At this moment, there is a guy laid up in the hospital in Vegas with ricin poisoning. A stash of ricin has been found in his hotel room/apartment. His dog is dead (not sure why but probably due to lack of water and food) and a couple of other pets are either dead or not doing well (details are blurry).
So what is ricin?
Ricin is an extract from castor beans (Ricinus communis). The lethal dose is as little as 0.2 miligrams. That is an amount somewhat smaller than a house fly.
Some creative uses of ricin include the following, cribbed from Wikipedia:
On September 7, 1978 the Bulgarian dissident Georgi Markov was shot in the leg in public on Waterloo Bridge in the middle of London by a man using a weapon built into an umbrella. The weapon embedded a small pellet in Markov’s leg which contained ricin. Markov died four days later.
In 2003, a package and letter sealed in a “ricin-contaminated” envelope was intercepted in Greenville, South Carolina, at a United States Postal Service processing center.
In February 2008, A man who stayed in a Las Vegas hotel room where ricin was found was in critical condition at a hospital. The story is still developing as this page is being edited.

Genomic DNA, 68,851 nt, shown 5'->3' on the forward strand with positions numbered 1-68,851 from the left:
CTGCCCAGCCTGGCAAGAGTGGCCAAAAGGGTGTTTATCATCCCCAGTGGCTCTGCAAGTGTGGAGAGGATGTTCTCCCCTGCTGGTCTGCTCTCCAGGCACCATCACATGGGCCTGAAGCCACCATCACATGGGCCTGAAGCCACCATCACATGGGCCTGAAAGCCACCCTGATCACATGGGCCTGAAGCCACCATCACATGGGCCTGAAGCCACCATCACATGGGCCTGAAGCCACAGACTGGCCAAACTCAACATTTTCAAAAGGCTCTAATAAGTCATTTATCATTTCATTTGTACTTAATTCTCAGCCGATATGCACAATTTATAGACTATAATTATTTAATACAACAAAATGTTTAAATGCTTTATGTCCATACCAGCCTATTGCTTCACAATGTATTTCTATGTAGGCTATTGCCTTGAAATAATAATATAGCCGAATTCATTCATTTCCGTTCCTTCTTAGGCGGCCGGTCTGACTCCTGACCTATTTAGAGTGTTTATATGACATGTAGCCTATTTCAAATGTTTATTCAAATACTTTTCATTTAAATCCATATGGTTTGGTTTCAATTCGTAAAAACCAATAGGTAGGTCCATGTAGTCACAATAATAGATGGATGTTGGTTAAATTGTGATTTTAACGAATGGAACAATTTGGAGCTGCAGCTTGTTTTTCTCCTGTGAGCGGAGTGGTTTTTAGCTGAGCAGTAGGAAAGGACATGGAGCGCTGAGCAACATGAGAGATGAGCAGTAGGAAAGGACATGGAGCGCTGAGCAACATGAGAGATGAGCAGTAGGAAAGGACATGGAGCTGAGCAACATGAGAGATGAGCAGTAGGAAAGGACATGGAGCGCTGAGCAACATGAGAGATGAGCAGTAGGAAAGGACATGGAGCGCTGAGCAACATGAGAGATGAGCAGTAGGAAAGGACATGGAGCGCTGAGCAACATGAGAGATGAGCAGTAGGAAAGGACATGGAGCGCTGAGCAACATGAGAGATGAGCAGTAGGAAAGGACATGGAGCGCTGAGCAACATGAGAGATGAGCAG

Holy crap, Wikipedia is SO current!
How does it work?
Ricin is a potent cytotoxic protein derived from the higher plant Ricinus communis that inactivates eukaryotic ribosomes. … we have studied the mechanism of action of ricin A-chain on rat liver ribosomes in vitro. Our findings indicate that the toxin inactivates the ribosomes by modifying both or either of two nucleoside residues, G4323 and A4324, in 28 S rRNA. These nucleotides are located close to the alpha-sarcin cleavage site and become resistant to all ribonucleases tested.
That is not a real current source, but you get the idea. I’ll leave it for the biochemical bloggers to explain this in more detail.